# Math Help - Couldn't solve this question about right triangles proportions.

1. ## Couldn't solve this question about right triangles proportions.

I'm self taught (still in the beginning ...sad i know)
not sure if it's a mistake by the author i think it's impossible to evaluate JK
since i assume i will always end up having two variables.

i couldn't solve it just thought about it and figured that one of the segments of the hypotenuse should be known so we use the proportion relationship of the segments and the altitude.

and two more things...
1-is there any easier way to draw figures and notate with mathematical symbols rather than playing around with Photoshop.
2- i hope I'm not offending anybody with my English , I'm not aware of my weaknesses on the subject .

2. ## Re: Couldn't solve this question about right triangles proportions.

Originally Posted by KnowSeeker

I'm self taught (still in the beginning ...sad i know)
not sure if it's a mistake by the author i think it's impossible to evaluate JK
since i assume i will always end up having two variables.

i couldn't solve it just thought about it and figured that one of the segments of the hypotenuse should be known so we use the proportion relationship of the segments and the altitude.

and two more things...
1-is there any easier way to draw figures and notate with mathematical symbols rather than playing around with Photoshop.
2- i hope I'm not offending anybody with my English , I'm not aware of my weaknesses on the subject .

$S_{\text{KJL}}=\frac{\text{KH}\cdot\text{JL} }{2}$ (1)

Also we can write the same area as:

$S_{\text{KJL}}=\frac{\text{JK}\cdot\text{KL} }{2}$ (2)

$(\text{KL})^2=(\text{JL})^2-(\text{JK})^2$ (By Pythagorean theorem) (3)

From (1) and (2) and (3), you get:

$\text{KH}\cdot\text{JL}=\text{JK}\cdot \sqrt{(\text{JL})^2-(\text{JK})^2}$

Try to solve that...

3. ## Re: Couldn't solve this question about right triangles proportions.

brilliant and thanks for the help
btw since kl isn't squared aren't we suppose to square root the (JL)^2-(JK)^2
thanks again and solving it.

4. ## Re: Couldn't solve this question about right triangles proportions.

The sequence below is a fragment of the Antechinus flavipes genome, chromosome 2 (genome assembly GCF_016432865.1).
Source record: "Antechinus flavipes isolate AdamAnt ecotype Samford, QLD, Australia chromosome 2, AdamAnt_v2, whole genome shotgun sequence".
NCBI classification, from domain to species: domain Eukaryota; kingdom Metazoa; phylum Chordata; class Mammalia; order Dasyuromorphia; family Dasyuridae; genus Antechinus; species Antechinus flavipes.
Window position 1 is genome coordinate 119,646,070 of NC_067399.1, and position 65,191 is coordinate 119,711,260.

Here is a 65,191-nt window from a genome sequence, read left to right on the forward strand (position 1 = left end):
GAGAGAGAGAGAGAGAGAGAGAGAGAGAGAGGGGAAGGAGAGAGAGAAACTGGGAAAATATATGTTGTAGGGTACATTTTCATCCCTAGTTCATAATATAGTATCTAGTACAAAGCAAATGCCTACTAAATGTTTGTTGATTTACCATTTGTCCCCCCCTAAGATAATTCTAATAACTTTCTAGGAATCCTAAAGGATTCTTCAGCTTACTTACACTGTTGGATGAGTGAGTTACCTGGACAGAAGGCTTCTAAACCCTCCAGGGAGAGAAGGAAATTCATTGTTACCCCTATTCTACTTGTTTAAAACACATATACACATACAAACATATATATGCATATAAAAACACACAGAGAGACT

Originally Posted by KnowSeeker
brilliant and thanks for the help
btw since kl isn't squared aren't we suppose to square root the (JL)^2-(JK)^2
thanks again and solving it.
You are absolutely right! I have already fixed that...

5. ## Re: Couldn't solve this question about right triangles proportions.

unfortunately i couldn't solve it.
i ended up having a chaos !
i used bagatrix algebra and it produced six pages of steps then ended up using quadratic equation ???
i am about to study intermediate algebra so i don't think i am up to the task i have a long way to go .

6. ## Re: Couldn't solve this question about right triangles proportions.

Hi KnowSeeker,
KH is the geometric mean of JH and HL.12^2 =x(40-x).Solve for x and then using Pythagoras findJK

bjh

7. ## Re: Couldn't solve this question about right triangles proportions.

Originally Posted by KnowSeeker
unfortunately i couldn't solve it.
i ended up having a chaos !
i used bagatrix algebra and it produced six pages of steps then ended up using quadratic equation ???
i am about to study intermediate algebra so i don't think i am up to the task i have a long way to go .

Use the fact that $JK = \sqrt{(JK)^2}$ to rewrite the RHS as $\sqrt{(JK)^2[(JL)^2-(JK)^2]} = \sqrt{(JK)^2(JL)^2 - (JK)^4}$

You can then square both sides to give $(KH)^2(JL)^2 = (JK)^2(JL)^2 - (JK)^4$ which is the same as $(JK)^4 - (JK)^2(JL)^2 - (KH)^2(JL)^2 = 0$. Strange as it sounds you can solve that using the quadratic formula although it may help to sub known values first.

8. ## Re: Couldn't solve this question about right triangles proportions.

you can solve this by simple algebra.first find JH and LH.then you can use Pythagorean theorem.

let p=JH and q=LH

then pq=12 and p+q=40
from the frist equation we get:
q=12/p
substitute into the second equation and we get:

$p+\frac{12}{p}=40$

Multiply by p to get: $p^2+12=40p$

$p^2-40p+12=0$

from here get p and q.then the distance JK=sqrt(JH^2+KH^2) where JH is the smaller of p and q.

9. ## Re: Couldn't solve this question about right triangles proportions.

thank you both for you responses
i think bjhopper solved it the way the book intended it to be solved
i missed the fact that both segments can be interpreted as x and 40-x
continuing this will end up giving x(40-x)=122
-x^2+40x-122=0
using maple
$x=20-\sqrt {278}$
${\it JK}=4\,\sqrt {10}$

Update:
i just noticed the reply above

10. ## Re: Couldn't solve this question about right triangles proportions.

Hello again Know Seeker,
The quadratic equation is x^2-40x +144 =0
this factors (x-36)*(x-4) = 0
x=36 or 4 and 4 is the short segment of JL
JK^2 = 12^2 +4^2 = 160 JK = rad 160 or 4rad10

11. ## Re: Couldn't solve this question about right triangles proportions.

Here's a case where all lengths are integers:
JK = 15, LK = 20, JL = 25, HK = 12, JH = 9, LH = 16.

Practice with that.

i'll do that
thanks